Filial generations and back crosses in the domestic pigeon

It is a waste of time and effort if the reader can only guess from reports on experimental breeding what has been going on. A reason often is a very individual, not to say wrong use of terms by the authors. The first cross breed is called F1 (1st filial generation). The subsequent generation F2 arises from the individuals of the F1. In many reports about a “F2”, a F2 was not generated at all. Instead, a first back cross was made to the original breed. Anyone who has taken the advice literally will be disappointed with the breeding-receipt in the own loft.

An example to demonstrate the difference: A blue racing homer cock with a platinum-colored Pomeranian Eye-Crested hen with eye crests (eye brows) raised only black, plain-headed youngsters without eye crests (the F1).

Fig. 1: Mating of blue bar Racing Homer cock and a platinum Pomeranian Eye Crested Highflyer hen with two young of  the first filial generation F1.  Soruce: Sell, Taubenzucht, Achim 2019

The F2, the young from the pairing of the F1 with each other, was plain headed, lacking also eye crests. According to Mendel, some individuals with small crests (from the hen’s side) could have been there. With the relatively small number raised, however, they were not.


Fig. 2: Selected young from the F1 (at the left) and a young cock of the F2 (at the right)

It is quite different with the first back cross on Pomeranian Eye Crested Highfliers. Around half of the young had a crest, although not particularly pronounced. In average, however, better than the few you would have obtained in a F2-generation as is known from former crosses. In addition, some with small eye crests and some youngsters even in the platinum cock color. In further backcrosses, the structure of the feather structure will quickly increase with proper selection of the best young for further breeding.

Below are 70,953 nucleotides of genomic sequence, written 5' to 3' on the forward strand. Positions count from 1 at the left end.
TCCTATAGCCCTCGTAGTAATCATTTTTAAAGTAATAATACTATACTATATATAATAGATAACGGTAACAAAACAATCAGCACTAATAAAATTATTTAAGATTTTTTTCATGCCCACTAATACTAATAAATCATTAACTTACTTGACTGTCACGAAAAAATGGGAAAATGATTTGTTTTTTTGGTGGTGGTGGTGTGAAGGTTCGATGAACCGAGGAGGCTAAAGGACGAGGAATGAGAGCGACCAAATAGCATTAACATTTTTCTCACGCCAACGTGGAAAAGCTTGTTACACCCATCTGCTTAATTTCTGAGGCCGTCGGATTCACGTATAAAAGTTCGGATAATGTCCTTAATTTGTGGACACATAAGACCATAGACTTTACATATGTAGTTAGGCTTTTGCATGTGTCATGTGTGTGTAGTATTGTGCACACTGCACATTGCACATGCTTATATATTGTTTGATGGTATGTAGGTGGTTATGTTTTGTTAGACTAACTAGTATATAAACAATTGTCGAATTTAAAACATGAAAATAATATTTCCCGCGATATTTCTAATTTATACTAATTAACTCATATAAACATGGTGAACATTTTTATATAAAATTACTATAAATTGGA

Fig. 3: Backcross of a F1 hen upon a platinum Pomeranian Eye Crested cock (photo at the left) and in the middle and at the right a black and a platinum young cock of the first backcross.

The principle of back-crossing is well documented for the introduction of dominant color traits such as indigo, but is also useful in other cases. Shown is that with many examples in the relevant literature.

Fig. 4: Examples of  the transfer of indigo to other breeds. Sourcee: Sell, Pigeon Genetics, Achim 2012

Crossings with other breeds are often done to transfer characteristics such as color and feather structures from one breed to another. But very often also about the viability of your own race. Many rare breeds would have suffered from inbreeding depression and would still have got extinct without the occasional crossbreeding with other breeds!


Fig. 5: Source books – www.taubensell.de



Sell, Axel, Pigeon Genetics. Applied Genetics in the Domestic Pigeon, Achim 2012.

Sell, Axel, Taubenzucht. Möglichkeiten und Grenzen züchterischer Gestaltung, Achim 2019.